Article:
Elizabethan Drama and Shakespeare's Early Plays: An Essay in Historical Criticism

By Ernest William Talbert | Go to book overview

Notes

CHAPTER I
1
Throughout this study the point of view about "continuous copy" is that expressed by E. K. Chambers, William Shakespeare ( Oxford, 1930) I, 150-53, 225-35. As some of the subsequent discussions will indicate, however, I do not always agree with his comments about the individual plays. Not infrequently the charge that one shows timidity in relying upon the folio text is negated by a careful examination of that text. See, for example, David Galloway, "'I am dying, Egypt, dying': Folio Repetitions and Editors", N & Q, CCIII ( 1958), 330-35. See also below, p. 41 n. 126, for examples of what are sometimes called actors "gags"; yet it must be granted that acting authors like Robert Wilson and Shakespeare might give their principal comedians such lines.
2
See Elmer Edgar Stoll, "Symbolism in Shakespeare", MLR, XLII ( 1947), 9-23, in which this statement by the poet Abercrombie is quoted (p. 11).
3.
The concept that God was English is a case in point. For its appearance in Elizabeth I's Parliaments, see J. E. Neale, Elizabeth I and her Parliaments, 15841601 (N.Y., 1958), 169-70, 193, 200. Note, too, the anti-papal spirit of celebrations of Elizabeth's Accession Day. Roy C. Strong, "The Accession Day of Queen Elizabeth I", Journal of the Warburg and Courtauld Institute, XXI ( 1958), 86-103.
4.
See, e.g., Freda L. Townsend, Apologie for 'Bartholomew Fayre' (N.Y., 1947), 91-97. A characteristic attitude is that expressed by Giraldi Cinthio: "The writer should use great diligence that the parts of his work fit together like the parts of the body, as we said above. And in putting together the bony frame he will seek to fill in the spaces and make the members equal in size, and this can be done by inserting at suitable and requisite places loves, hates, lamentations, laughter, sports, serious things, beauties, descriptions of places, temples, and persons, fables both invented by the author himself and taken from the ancients, voyages, wanderings, monsters, unforeseen events, deaths, funerals, mournings, recognitions, things terrible and pitiable, weddings, births, victories, triumphs, single combats, jousts, tournaments, catalogues, laws, and other matters. . . ." For there is nothing in heaven and earth "which cannot with varied ornaments adorn the whole body of his composition and bring it not merely to a beautiful but to a lovely figure, for such things give to all the parts their due measure and fit ornament in such proportion that there emerges a body well regulated and composed. . . ." On the Composition of Romances ( 1549), tr. A. H. Gilbert, Literary Criticism, Plato to Dryden (N.Y., 1940), pp. 264-65. See also Tasso's discussion of the fact that "variety is especially pleasing to our times" and the comments on Ariosto. Gilbert, Lit. Crit., pp. 500-1, 495 ff. Note, too, B. Sprague Allen , Tides in English Taste ( Cambridge, Mass., 1937), I, 17-18. From another point of view, explicitly applicable to the playwright Robert Wilson, see the Latin letter from one Thomas Bayly to one Thomas Bawdewine, thanking him for a tragedy presented at Sheffield on St. George's day and requesting him to pro-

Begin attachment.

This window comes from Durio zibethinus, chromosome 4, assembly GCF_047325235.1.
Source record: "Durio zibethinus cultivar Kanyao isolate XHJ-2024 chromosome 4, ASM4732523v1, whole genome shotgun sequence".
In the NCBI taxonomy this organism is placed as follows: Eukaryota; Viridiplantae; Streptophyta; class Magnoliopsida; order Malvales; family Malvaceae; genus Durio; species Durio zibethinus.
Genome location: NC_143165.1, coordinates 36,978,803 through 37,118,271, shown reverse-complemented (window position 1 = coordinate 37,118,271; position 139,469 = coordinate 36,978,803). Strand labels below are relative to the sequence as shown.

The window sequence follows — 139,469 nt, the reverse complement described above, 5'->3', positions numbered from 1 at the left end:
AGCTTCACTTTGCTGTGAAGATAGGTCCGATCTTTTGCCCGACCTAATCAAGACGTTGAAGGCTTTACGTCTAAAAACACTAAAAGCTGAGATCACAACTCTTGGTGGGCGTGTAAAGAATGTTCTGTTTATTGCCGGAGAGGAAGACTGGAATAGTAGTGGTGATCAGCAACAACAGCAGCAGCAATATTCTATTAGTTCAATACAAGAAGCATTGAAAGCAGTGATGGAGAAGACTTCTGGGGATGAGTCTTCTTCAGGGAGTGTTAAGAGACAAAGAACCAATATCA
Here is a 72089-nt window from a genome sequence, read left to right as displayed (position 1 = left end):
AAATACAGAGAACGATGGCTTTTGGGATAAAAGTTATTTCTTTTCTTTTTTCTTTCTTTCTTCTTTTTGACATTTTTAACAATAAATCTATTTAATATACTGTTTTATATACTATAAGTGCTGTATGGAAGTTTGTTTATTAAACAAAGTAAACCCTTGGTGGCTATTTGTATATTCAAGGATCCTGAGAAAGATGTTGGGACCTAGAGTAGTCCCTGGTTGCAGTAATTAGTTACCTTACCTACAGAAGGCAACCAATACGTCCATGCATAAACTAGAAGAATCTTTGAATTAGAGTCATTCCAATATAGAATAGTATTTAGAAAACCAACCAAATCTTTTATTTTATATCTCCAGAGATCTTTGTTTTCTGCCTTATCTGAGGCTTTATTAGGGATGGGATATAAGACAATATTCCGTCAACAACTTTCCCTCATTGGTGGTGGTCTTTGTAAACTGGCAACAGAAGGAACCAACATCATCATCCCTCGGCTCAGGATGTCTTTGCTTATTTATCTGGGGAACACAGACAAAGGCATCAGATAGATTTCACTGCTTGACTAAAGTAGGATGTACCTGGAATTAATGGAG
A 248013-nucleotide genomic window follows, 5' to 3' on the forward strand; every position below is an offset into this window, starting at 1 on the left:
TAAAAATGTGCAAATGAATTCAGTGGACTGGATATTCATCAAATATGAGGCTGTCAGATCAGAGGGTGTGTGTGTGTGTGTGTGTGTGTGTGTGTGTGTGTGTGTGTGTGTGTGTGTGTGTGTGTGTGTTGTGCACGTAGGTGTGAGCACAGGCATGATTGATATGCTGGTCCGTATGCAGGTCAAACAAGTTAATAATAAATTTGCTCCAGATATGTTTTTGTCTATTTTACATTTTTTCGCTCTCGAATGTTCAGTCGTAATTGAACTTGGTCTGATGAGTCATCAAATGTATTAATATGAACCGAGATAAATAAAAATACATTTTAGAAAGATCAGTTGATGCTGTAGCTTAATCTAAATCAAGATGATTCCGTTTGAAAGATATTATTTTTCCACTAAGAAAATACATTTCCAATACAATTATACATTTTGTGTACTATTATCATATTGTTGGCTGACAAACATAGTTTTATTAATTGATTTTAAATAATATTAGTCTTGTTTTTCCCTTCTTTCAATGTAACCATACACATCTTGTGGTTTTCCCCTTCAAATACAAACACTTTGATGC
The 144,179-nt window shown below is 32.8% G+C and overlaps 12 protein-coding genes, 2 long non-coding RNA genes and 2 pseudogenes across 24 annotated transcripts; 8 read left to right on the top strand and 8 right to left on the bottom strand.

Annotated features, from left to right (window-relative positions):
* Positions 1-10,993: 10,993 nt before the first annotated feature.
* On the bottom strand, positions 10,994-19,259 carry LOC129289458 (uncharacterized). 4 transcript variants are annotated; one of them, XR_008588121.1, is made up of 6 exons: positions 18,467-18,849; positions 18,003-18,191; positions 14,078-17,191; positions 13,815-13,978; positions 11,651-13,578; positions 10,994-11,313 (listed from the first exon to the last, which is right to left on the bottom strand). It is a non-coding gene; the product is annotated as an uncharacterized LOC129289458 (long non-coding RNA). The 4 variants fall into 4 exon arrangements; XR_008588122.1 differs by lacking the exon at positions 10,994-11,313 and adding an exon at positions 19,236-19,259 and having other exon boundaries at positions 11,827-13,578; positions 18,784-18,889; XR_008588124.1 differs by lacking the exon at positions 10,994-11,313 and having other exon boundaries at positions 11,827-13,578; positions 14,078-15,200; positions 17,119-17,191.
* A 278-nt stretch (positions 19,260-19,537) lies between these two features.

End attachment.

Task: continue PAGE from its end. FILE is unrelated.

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Elizabethan Drama and Shakespeare's Early Plays: An Essay in Historical Criticism
Table of contents

Table of contents

  • Title Page iii
  • Preface vii
  • Contents *
  • I - Some General Considerations 3
  • II - Aspects of the Comic 7
  • III - Aspects of Structure and Serious Character-Types 61
  • IV - Titus and the Earliest Comedies 132
  • V - The Henry VI Trilogy and Richard III 161
  • VI - Love's Labour's Lost and a Midsummer Night's Dream 235
  • VII - King John, Romeo and Juliet, Richard II 262
  • VIII - Conclusion 323
  • Notes 327
  • Index 401
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